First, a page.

There has been no change in the quartet since 1958, when the junior member, bassist Gene Wright, joined. Next to Brubeck, the senior member is Desmond, in his 12th year with the group, coming to what was a trio in 1951.

The most important single event since then was in 1956, when drummer Joe Dodge decided to leave the group, whereupon Brubeck traded in his Dodge for a Jaguar— a supple cat named Joe Morello.

Counting even short-term members, there have been fewer than a dozen musicians working in the Brubeck quartet in more than 12 years. By contrast, some hundreds of musicians have passed through the many editions of the Kenton band, and lovers of big-band music, including the leader himself, are faced with the melancholy fact that small groups like Brubeck's can pack a concert hall as well as, or better than, a band or two bands (there was a Count Basie-Kenton tour a few years back that was far from a roaring financial success).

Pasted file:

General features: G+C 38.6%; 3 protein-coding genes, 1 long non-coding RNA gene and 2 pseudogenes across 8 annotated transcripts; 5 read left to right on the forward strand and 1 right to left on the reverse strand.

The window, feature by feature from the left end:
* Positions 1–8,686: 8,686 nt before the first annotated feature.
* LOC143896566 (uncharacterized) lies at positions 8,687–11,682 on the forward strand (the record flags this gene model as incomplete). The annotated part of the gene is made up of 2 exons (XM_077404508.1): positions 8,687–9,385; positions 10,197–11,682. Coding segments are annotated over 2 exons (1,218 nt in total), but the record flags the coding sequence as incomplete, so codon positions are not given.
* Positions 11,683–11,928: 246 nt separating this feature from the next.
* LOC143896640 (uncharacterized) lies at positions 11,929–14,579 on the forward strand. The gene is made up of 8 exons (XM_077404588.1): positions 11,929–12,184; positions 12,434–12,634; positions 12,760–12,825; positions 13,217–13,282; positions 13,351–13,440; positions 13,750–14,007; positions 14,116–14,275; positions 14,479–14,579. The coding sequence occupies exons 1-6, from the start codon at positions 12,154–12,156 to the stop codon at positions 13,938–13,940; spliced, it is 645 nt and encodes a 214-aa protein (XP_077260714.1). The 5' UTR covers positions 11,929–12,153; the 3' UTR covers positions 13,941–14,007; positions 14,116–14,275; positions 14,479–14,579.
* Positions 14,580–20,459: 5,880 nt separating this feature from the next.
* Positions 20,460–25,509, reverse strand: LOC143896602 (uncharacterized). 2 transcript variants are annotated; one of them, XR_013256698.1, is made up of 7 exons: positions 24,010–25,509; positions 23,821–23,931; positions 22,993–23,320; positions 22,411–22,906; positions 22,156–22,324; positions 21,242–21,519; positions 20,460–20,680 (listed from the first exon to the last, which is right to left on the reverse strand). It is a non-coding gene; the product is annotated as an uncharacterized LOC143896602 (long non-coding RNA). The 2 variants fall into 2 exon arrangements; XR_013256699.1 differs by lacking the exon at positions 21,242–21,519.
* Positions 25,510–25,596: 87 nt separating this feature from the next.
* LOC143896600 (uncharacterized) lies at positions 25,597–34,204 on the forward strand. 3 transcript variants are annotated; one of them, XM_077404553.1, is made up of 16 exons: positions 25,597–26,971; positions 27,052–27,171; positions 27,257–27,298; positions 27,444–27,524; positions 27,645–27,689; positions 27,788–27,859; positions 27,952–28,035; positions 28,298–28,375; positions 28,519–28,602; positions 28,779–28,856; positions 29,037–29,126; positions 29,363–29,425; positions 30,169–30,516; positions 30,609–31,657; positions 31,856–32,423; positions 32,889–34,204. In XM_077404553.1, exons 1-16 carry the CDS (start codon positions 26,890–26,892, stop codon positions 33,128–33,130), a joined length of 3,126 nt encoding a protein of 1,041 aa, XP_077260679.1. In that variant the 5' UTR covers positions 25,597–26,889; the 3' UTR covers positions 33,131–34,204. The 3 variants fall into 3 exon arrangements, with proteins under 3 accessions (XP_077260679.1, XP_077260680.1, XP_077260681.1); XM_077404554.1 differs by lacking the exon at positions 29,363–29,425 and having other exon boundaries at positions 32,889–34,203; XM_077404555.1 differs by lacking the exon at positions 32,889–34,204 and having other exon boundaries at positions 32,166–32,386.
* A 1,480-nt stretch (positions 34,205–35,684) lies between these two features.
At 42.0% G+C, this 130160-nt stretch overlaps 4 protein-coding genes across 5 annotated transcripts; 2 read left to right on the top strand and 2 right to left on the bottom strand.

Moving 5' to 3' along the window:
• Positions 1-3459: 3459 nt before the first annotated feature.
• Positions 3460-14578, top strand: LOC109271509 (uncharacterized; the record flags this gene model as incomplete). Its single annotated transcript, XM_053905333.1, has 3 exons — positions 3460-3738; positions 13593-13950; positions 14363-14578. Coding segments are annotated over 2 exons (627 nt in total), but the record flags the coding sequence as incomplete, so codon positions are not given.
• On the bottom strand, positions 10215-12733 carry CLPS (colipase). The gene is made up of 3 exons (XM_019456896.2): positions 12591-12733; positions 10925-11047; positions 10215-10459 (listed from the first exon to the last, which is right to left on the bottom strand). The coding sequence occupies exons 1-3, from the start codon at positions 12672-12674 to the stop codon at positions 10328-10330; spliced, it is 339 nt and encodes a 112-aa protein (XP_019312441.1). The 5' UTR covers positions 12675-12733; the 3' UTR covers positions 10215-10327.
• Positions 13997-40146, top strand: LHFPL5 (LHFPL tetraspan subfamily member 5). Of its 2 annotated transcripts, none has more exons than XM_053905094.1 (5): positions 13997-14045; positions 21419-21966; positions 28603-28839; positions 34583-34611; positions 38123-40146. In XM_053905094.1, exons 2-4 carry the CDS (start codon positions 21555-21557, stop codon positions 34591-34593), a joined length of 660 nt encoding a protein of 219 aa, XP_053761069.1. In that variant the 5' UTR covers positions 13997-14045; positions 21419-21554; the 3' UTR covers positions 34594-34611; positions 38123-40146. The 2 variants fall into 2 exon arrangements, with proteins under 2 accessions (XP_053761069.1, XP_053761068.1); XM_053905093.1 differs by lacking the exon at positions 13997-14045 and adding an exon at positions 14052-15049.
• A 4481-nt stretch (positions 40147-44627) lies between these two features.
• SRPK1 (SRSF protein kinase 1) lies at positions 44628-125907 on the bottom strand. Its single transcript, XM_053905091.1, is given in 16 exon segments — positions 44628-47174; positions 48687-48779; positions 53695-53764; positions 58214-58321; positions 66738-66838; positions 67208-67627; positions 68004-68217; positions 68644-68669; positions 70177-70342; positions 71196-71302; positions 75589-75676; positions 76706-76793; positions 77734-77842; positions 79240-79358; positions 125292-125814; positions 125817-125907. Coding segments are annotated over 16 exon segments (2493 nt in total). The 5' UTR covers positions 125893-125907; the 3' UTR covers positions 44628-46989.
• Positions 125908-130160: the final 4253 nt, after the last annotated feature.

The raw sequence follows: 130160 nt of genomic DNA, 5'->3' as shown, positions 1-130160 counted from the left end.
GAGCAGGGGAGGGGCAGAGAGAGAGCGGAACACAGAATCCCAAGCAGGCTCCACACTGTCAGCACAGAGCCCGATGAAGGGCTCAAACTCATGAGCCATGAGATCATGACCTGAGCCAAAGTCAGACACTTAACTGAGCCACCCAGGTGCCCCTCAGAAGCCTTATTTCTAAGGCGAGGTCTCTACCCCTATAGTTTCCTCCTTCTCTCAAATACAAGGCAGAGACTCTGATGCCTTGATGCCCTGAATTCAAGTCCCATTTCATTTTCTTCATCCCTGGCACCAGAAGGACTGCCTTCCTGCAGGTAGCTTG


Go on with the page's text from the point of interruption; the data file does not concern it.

For more than 20 years Kenton has fought the battle valiantly with unquestioning expenditure of his youth, talent, and money. His bands have often been losing propositions, but Kenton remains undaunted—if a little dented. Now into his 50s, Kenton still stands proudly ! and resolutely in front of a band.

How much longer he will continue as a leader is an | open question. Duke Ellington is approaching 65 and I still going strong. Kenton, however, has for a long time ' expressed a desire to concentrate on writing, and the responsibilities of a band make this difficult. It is not unlikely that the time will come when Kenton finally gives up his band and settles down to an intensive schedule of composing and arranging. And at length, in seeking a suitable performer for his work, it would be poetically fulfilling if Kenton would turn to one who has already done things in a symphonic context.

"Dave, I'd like you to look at this manuscript."

Source:

Downbeat Magazine
November 1963